The next question is whether society should be consulted non-bindingly via a plebiscite or bindingly via a constitutional referendum.
Given the priority of society over polity, one would think that a judgement by society about its own nature should bind a parliament. But is the meaning of marriage strictly constitutional?
Well, “marriage” happens to be a term in our Constitution and its meaning was perfectly clear to one and to all in 1901, when our Constitution came into force, and it remains clear to this day. The definition of “marriage”, I would argue, cannot therefore be changed except by a referendum. To change it without recourse to a referendum would be unconstitutional. More than that, it would be revolutionary.
The revolution, however, is not lying in wait for us at some future ambush site. It has openly advanced upon us all kitted out in the camouflage battle dress of legality.
To change the definition of “marriage” without recourse to a referendum would be revolutionary.
In December 2013 the High Court of Australia handed down a judgement in the case of The Commonwealth of Australia v The Australian Capital Territory.
At issue was an attempt by the ACT to give statutory form to same-sex marriage. The High Court struck down this legislation on the grounds that under our Constitution – section 51(xxii) — only the Commonwealth could legislate on matters relating to marriage.
No problems there. But the High Court went on to find that “marriage” was not an “immutable” term limited in meaning to the common understanding of marriage that prevailed in 1901. Moreover, the Commonwealth could redefine marriage to include unions between same-sex persons.
This is an astonishing decision because of its logical implications. If the meaning of the terms employed in the Constitution do not cleave closely to how they were commonly understood when it came into force, and if the Commonwealth has legislative power to redefine them, then the meaning of every term in the Constitution might be changed to mean whatever the Commonwealth chooses them to mean. That is a formula for tyranny.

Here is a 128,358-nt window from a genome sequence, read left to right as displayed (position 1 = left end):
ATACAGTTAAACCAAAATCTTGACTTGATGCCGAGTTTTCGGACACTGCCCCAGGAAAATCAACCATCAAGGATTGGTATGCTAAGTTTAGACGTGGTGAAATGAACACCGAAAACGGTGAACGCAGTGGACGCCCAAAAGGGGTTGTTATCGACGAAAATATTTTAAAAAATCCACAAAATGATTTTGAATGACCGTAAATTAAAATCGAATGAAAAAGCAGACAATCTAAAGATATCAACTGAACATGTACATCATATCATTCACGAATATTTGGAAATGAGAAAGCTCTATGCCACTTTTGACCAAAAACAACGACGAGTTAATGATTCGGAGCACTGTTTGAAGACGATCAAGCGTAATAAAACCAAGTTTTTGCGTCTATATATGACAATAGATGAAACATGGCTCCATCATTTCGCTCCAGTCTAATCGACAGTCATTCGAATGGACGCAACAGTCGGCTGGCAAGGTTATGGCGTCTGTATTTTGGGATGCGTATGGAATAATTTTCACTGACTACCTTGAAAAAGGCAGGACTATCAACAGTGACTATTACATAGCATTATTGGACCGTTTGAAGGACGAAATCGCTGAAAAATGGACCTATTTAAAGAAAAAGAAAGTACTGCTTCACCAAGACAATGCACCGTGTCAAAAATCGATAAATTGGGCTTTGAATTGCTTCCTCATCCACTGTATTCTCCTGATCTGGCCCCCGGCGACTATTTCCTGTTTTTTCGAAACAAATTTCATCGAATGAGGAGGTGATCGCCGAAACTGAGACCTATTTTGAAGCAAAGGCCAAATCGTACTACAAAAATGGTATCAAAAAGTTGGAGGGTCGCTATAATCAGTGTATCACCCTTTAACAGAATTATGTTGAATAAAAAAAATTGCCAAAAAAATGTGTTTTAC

So there you have it. The marriage question is no longer constitutional, but political. That’s why a consultative plebiscite is the only offer on the table – and it won’t be there beyond July 2 if Labor wins the federal election. What is more, even in the event of a Coalition victory, neither the government nor the parliament would be bound, whatever the result of the plebiscite. They could ignore it. That, however, would be politically explosive whichever way the vote went. The consequences don’t bear thinking about.
We are about to embark, then, upon dangerous and unchartered waters. How did we get here?
Part of the answer is that we are in the midst of a class struggle. This is a battle between a “knowledge class” and the rest of us who do not share in the certainty of this “knowledge”. Among members of the knowledge class there is little room for scepticism or for finely shaded judgements.
The knowledge class just knows that certain things are true. It just knows, for example, that the globe is facing doom in the form of human-caused climate change. It just knows that cosmopolitanism is superior to national identity: that borders should be open and that monoculturalism should yield to multiculturalism. The knowledge class also just knows that same-sex marriage is right and just and liberating while the traditional form thereof is oppressive. Furthermore — and precisely because it knows — the knowledge class believes that democracy should be managed by a knowledge élite. It’s a curious mix of convictions in which Karl Marx and his most faithful disciple, Leon Trotsky, would find much to approve.
Like Britain with its non-binding Brexit referendum, Australia is about to embark upon a similar path with a non-binding ssm plebiscite. Both exercises engage deep-rooted and irreconcilable divisions within British and Australian societies. Bringing them to a head in this way could prove shattering in both cases.